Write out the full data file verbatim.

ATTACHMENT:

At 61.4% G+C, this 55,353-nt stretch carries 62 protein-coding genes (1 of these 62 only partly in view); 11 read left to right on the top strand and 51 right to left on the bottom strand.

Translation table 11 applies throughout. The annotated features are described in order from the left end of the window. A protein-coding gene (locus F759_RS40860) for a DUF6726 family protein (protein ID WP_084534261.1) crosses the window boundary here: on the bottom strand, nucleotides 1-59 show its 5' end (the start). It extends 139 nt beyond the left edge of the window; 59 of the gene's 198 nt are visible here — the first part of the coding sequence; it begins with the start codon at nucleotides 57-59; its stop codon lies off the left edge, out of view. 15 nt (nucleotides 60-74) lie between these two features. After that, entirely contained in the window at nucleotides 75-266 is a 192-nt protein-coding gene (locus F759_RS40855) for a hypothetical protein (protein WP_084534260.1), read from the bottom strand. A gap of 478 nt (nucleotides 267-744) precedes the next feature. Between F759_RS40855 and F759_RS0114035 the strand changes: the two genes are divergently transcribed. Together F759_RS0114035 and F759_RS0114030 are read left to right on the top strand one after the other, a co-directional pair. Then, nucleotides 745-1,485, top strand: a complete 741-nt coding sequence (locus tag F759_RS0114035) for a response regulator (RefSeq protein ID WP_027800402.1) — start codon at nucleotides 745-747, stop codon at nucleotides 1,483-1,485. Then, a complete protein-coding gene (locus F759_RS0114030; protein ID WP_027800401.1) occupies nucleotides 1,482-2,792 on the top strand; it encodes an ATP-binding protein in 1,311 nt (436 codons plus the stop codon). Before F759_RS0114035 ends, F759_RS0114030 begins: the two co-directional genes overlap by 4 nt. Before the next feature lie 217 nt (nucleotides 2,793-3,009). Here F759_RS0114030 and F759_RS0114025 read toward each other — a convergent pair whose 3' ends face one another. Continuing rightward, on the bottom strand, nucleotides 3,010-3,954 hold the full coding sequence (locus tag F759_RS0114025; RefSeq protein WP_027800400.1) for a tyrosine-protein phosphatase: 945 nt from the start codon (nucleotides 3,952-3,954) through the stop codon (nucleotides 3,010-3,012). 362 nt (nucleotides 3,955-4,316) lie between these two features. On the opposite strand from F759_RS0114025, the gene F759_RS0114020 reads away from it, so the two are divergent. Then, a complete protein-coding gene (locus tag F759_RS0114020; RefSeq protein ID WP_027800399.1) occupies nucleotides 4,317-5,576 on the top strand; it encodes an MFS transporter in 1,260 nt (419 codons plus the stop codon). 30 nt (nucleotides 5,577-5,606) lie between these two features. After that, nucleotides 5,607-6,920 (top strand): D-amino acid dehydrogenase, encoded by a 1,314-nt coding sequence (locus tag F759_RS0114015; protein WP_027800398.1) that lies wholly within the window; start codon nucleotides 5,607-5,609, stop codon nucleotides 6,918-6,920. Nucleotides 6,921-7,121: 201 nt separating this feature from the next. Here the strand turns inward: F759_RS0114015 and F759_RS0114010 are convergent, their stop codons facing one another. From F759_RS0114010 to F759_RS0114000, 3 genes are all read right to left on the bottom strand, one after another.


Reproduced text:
At 61.4% G+C, this 55,353-nt stretch carries 62 protein-coding genes (1 of these 62 only partly in view); 11 read left to right on the top strand and 51 right to left on the bottom strand.

Translation table 11 applies throughout. The annotated features are described in order from the left end of the window. A protein-coding gene (locus F759_RS40860) for a DUF6726 family protein (protein ID WP_084534261.1) crosses the window boundary here: on the bottom strand, nucleotides 1-59 show its 5' end (the start). It extends 139 nt beyond the left edge of the window; 59 of the gene's 198 nt are visible here — the first part of the coding sequence; it begins with the start codon at nucleotides 57-59; its stop codon lies off the left edge, out of view. 15 nt (nucleotides 60-74) lie between these two features. After that, entirely contained in the window at nucleotides 75-266 is a 192-nt protein-coding gene (locus F759_RS40855) for a hypothetical protein (protein WP_084534260.1), read from the bottom strand. A gap of 478 nt (nucleotides 267-744) precedes the next feature. Between F759_RS40855 and F759_RS0114035 the strand changes: the two genes are divergently transcribed. Together F759_RS0114035 and F759_RS0114030 are read left to right on the top strand one after the other, a co-directional pair. Then, nucleotides 745-1,485, top strand: a complete 741-nt coding sequence (locus tag F759_RS0114035) for a response regulator (RefSeq protein ID WP_027800402.1) — start codon at nucleotides 745-747, stop codon at nucleotides 1,483-1,485. Then, a complete protein-coding gene (locus F759_RS0114030; protein ID WP_027800401.1) occupies nucleotides 1,482-2,792 on the top strand; it encodes an ATP-binding protein in 1,311 nt (436 codons plus the stop codon). Before F759_RS0114035 ends, F759_RS0114030 begins: the two co-directional genes overlap by 4 nt. Before the next feature lie 217 nt (nucleotides 2,793-3,009). Here F759_RS0114030 and F759_RS0114025 read toward each other — a convergent pair whose 3' ends face one another. Continuing rightward, on the bottom strand, nucleotides 3,010-3,954 hold the full coding sequence (locus tag F759_RS0114025; RefSeq protein WP_027800400.1) for a tyrosine-protein phosphatase: 945 nt from the start codon (nucleotides 3,952-3,954) through the stop codon (nucleotides 3,010-3,012). 362 nt (nucleotides 3,955-4,316) lie between these two features. On the opposite strand from F759_RS0114025, the gene F759_RS0114020 reads away from it, so the two are divergent. Then, a complete protein-coding gene (locus tag F759_RS0114020; RefSeq protein ID WP_027800399.1) occupies nucleotides 4,317-5,576 on the top strand; it encodes an MFS transporter in 1,260 nt (419 codons plus the stop codon). 30 nt (nucleotides 5,577-5,606) lie between these two features. After that, nucleotides 5,607-6,920 (top strand): D-amino acid dehydrogenase, encoded by a 1,314-nt coding sequence (locus tag F759_RS0114015; protein WP_027800398.1) that lies wholly within the window; start codon nucleotides 5,607-5,609, stop codon nucleotides 6,918-6,920. Nucleotides 6,921-7,121: 201 nt separating this feature from the next. Here the strand turns inward: F759_RS0114015 and F759_RS0114010 are convergent, their stop codons facing one another. From F759_RS0114010 to F759_RS0114000, 3 genes are all read right to left on the bottom strand, one after another.